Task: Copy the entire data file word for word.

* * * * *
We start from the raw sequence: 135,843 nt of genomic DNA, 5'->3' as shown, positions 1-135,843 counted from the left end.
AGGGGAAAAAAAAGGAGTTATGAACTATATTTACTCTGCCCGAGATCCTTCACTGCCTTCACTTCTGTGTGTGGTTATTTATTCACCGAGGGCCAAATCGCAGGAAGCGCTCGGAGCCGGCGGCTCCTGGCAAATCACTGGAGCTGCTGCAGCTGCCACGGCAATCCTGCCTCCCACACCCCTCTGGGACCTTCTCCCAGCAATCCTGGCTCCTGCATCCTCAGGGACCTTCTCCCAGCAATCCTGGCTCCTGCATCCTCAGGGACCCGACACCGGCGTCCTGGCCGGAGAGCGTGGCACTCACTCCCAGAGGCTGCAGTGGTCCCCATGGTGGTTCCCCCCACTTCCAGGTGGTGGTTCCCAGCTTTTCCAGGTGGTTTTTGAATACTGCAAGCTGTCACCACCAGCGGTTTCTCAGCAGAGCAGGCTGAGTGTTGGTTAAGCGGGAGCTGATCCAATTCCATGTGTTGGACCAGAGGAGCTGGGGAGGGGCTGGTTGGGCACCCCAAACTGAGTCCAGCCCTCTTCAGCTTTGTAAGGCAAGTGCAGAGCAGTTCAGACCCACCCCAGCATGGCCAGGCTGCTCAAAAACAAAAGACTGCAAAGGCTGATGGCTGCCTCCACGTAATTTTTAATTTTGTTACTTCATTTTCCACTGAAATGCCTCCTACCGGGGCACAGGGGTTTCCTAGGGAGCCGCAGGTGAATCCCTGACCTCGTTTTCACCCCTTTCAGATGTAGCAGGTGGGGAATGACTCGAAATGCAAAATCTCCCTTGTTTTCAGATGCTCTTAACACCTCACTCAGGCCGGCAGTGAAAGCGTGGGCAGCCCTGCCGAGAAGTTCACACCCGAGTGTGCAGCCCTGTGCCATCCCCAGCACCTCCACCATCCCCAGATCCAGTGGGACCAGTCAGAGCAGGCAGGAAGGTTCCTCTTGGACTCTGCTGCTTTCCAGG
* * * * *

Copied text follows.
We start from the raw sequence: 135,843 nt of genomic DNA, 5'->3' as shown, positions 1-135,843 counted from the left end.
AGGGGAAAAAAAAGGAGTTATGAACTATATTTACTCTGCCCGAGATCCTTCACTGCCTTCACTTCTGTGTGTGGTTATTTATTCACCGAGGGCCAAATCGCAGGAAGCGCTCGGAGCCGGCGGCTCCTGGCAAATCACTGGAGCTGCTGCAGCTGCCACGGCAATCCTGCCTCCCACACCCCTCTGGGACCTTCTCCCAGCAATCCTGGCTCCTGCATCCTCAGGGACCTTCTCCCAGCAATCCTGGCTCCTGCATCCTCAGGGACCCGACACCGGCGTCCTGGCCGGAGAGCGTGGCACTCACTCCCAGAGGCTGCAGTGGTCCCCATGGTGGTTCCCCCCACTTCCAGGTGGTGGTTCCCAGCTTTTCCAGGTGGTTTTTGAATACTGCAAGCTGTCACCACCAGCGGTTTCTCAGCAGAGCAGGCTGAGTGTTGGTTAAGCGGGAGCTGATCCAATTCCATGTGTTGGACCAGAGGAGCTGGGGAGGGGCTGGTTGGGCACCCCAAACTGAGTCCAGCCCTCTTCAGCTTTGTAAGGCAAGTGCAGAGCAGTTCAGACCCACCCCAGCATGGCCAGGCTGCTCAAAAACAAAAGACTGCAAAGGCTGATGGCTGCCTCCACGTAATTTTTAATTTTGTTACTTCATTTTCCACTGAAATGCCTCCTACCGGGGCACAGGGGTTTCCTAGGGAGCCGCAGGTGAATCCCTGACCTCGTTTTCACCCCTTTCAGATGTAGCAGGTGGGGAATGACTCGAAATGCAAAATCTCCCTTGTTTTCAGATGCTCTTAACACCTCACTCAGGCCGGCAGTGAAAGCGTGGGCAGCCCTGCCGAGAAGTTCACACCCGAGTGTGCAGCCCTGTGCCATCCCCAGCACCTCCACCATCCCCAGATCCAGTGGGACCAGTCAGAGCAGGCAGGAAGGTTCCTCTTGGACTCTGCTGCTTTCCAGG